Oakland, California is where I spent the majority of my year off, and the first artistic community I have ever felt a part of. This is where I first learned what it is like to work in a blacksmith’s shop, how to conduct oneself, how to channel creative excitement into the learning of skill, reconciling the free exercise of design and the hard truth of craft, and dealing with frustration and difficulty.
|Me striking for Jim Austin on a viking axe|
My mentors and greatest friends in these months were Jeff Pringle and Jim Austin. Jim Austin owns Alchemy Metalworks in West Oakland, and is one of the few traditionally-trained professional blacksmiths in the nation. The company name is apt: he is an alchemist, a renaissance-man, a student of many disciplines, not ruled by logic but set free by it, using it as his tool and knowledge as his strength, as much as his tools and strength are hammer and arm.
Jeff is a man to whom I really owe everything, but he would never take it. He is a pioneer and a master in the fields of historical swordsmithing, pattern-welding, and archaeo-metallurgy, and though an unsung hero in the academic world at large, in his field he is an absolute authority. He is the first swordsmith I ever met, and my greatest personal inspiration and professional role model, as well as a true friend.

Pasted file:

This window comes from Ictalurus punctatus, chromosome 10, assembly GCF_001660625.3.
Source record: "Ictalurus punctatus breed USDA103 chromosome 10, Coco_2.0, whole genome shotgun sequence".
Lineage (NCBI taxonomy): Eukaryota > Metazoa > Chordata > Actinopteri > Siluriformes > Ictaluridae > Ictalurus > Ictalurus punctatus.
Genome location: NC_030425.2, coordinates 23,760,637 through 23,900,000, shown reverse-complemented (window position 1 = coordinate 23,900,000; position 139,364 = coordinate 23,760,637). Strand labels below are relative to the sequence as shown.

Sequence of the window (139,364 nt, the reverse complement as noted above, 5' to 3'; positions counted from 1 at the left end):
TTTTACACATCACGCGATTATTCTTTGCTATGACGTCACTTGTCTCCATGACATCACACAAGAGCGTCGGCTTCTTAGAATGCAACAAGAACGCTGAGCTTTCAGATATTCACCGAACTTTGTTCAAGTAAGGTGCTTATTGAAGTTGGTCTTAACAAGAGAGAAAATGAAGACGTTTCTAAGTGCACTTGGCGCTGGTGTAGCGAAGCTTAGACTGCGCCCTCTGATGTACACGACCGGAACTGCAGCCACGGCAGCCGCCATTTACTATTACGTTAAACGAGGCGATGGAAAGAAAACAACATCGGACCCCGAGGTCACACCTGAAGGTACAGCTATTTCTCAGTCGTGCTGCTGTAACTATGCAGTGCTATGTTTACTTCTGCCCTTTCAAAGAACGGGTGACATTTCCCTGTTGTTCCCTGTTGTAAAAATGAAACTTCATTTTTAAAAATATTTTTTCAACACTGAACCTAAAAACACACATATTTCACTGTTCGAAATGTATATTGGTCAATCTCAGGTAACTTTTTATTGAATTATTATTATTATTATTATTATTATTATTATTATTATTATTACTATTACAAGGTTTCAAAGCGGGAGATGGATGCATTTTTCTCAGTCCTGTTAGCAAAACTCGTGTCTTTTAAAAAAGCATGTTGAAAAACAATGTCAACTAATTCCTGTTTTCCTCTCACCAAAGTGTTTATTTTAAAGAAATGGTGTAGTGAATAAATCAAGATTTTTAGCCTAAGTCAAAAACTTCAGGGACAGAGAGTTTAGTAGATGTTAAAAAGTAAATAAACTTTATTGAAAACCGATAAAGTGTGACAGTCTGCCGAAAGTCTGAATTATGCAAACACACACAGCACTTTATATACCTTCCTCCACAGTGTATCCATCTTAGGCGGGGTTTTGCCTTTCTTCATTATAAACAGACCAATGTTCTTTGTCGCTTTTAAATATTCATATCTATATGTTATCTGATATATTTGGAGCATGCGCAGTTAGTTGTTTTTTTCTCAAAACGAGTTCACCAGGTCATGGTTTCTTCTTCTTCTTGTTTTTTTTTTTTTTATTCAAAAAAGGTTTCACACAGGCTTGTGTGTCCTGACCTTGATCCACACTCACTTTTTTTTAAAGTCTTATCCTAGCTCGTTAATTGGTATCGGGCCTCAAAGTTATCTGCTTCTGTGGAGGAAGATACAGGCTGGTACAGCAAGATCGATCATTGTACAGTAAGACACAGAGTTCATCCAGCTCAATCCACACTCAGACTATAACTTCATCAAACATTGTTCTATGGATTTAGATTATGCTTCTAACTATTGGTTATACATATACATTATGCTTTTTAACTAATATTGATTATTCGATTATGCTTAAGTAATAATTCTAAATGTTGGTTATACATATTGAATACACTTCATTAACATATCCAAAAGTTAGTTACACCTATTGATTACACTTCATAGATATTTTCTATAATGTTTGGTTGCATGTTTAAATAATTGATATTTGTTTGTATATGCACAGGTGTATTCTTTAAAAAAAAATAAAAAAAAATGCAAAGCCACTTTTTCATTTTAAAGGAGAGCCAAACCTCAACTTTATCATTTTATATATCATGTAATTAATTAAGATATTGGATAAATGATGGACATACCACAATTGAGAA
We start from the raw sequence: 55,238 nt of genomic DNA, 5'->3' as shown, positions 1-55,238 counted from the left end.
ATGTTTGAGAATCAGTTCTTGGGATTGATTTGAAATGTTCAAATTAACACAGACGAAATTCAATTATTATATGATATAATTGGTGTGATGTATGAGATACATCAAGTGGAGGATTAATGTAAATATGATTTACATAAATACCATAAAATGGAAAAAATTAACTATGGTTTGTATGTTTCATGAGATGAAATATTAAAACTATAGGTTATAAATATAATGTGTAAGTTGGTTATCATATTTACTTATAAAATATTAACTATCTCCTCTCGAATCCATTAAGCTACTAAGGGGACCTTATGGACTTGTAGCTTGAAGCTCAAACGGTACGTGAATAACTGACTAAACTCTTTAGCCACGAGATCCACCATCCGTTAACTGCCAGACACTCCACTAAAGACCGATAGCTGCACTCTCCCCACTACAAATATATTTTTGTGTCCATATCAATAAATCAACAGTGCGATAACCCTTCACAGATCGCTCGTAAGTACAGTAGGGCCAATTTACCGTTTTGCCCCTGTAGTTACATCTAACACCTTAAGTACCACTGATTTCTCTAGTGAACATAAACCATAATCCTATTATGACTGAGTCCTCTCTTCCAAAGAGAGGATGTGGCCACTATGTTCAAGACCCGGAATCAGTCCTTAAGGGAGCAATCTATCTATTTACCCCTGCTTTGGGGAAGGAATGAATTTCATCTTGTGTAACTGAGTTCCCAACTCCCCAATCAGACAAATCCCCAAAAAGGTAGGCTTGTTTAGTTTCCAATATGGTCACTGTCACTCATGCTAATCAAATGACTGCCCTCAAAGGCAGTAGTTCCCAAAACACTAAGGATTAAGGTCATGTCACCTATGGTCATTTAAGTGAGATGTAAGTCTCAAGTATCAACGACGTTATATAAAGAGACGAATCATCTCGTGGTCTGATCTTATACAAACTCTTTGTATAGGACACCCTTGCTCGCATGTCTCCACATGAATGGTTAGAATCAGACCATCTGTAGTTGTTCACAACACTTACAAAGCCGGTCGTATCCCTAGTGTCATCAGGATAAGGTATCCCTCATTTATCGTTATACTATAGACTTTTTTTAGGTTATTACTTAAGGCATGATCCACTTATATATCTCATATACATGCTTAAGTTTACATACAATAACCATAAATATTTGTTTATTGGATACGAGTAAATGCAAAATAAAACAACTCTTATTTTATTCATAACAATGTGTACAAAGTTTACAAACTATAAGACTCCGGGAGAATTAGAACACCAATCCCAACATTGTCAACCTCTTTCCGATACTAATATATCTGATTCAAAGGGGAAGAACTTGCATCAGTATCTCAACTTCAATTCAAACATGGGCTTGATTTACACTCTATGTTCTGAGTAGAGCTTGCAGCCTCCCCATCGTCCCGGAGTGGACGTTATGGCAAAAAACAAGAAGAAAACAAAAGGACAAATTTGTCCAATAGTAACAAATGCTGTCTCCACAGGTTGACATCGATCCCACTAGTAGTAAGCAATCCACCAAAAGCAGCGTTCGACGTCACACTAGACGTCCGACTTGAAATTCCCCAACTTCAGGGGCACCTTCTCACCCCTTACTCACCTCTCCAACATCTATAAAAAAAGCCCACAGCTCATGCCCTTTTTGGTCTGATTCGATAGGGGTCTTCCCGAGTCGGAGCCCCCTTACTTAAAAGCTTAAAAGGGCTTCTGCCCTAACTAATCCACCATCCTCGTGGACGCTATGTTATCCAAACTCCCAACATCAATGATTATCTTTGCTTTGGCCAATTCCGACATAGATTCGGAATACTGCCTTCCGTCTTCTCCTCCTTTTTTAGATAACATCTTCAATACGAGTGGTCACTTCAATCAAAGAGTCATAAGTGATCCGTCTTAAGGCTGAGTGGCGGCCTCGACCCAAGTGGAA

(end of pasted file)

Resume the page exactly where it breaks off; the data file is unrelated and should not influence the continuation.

|Jeff and Nazel, Jim's more stately of two forge-cats|
My first stint in Oakland began with a few random projects in Jim’s shop, with Jeff around working on his own. I was alright with a hammer, I could make shapes, but a true eye for lines had not begun yet to develop in me; indeed it is still developing every day. I had begun to explore design and proportions visually (I keep a sketchbook), drawing and meditating on swords and related styles of art and craft, but the process of making them out of steel was alien to me. At first, it feels like a completely different way of thinking. I often thought that perhaps my passion for swords should only be expressed on paper, that steel was not my medium. But I did not give up, and slowly, over many months, I have come to realize that they are not as different as I once believed.
|A study in 11th century Ringerike style-ornament from my sketchbook|
Forging is very much the same as drawing, but a much slower process, with much more time for meditation and processing, and with many more dimensions to consider and control: depth, volume, heat, force, time, weight; there are even dimensions that cannot be seen, dimensions which must be “sketched” obliquely: chemistry, crystal structure, microstructure, molecular bonding, decarburization, partial changes of state, and more. But in the end, I am using flames to prepare my canvas and hammer to paint my lines.
|Matching my forged seax to my soapstone sketch|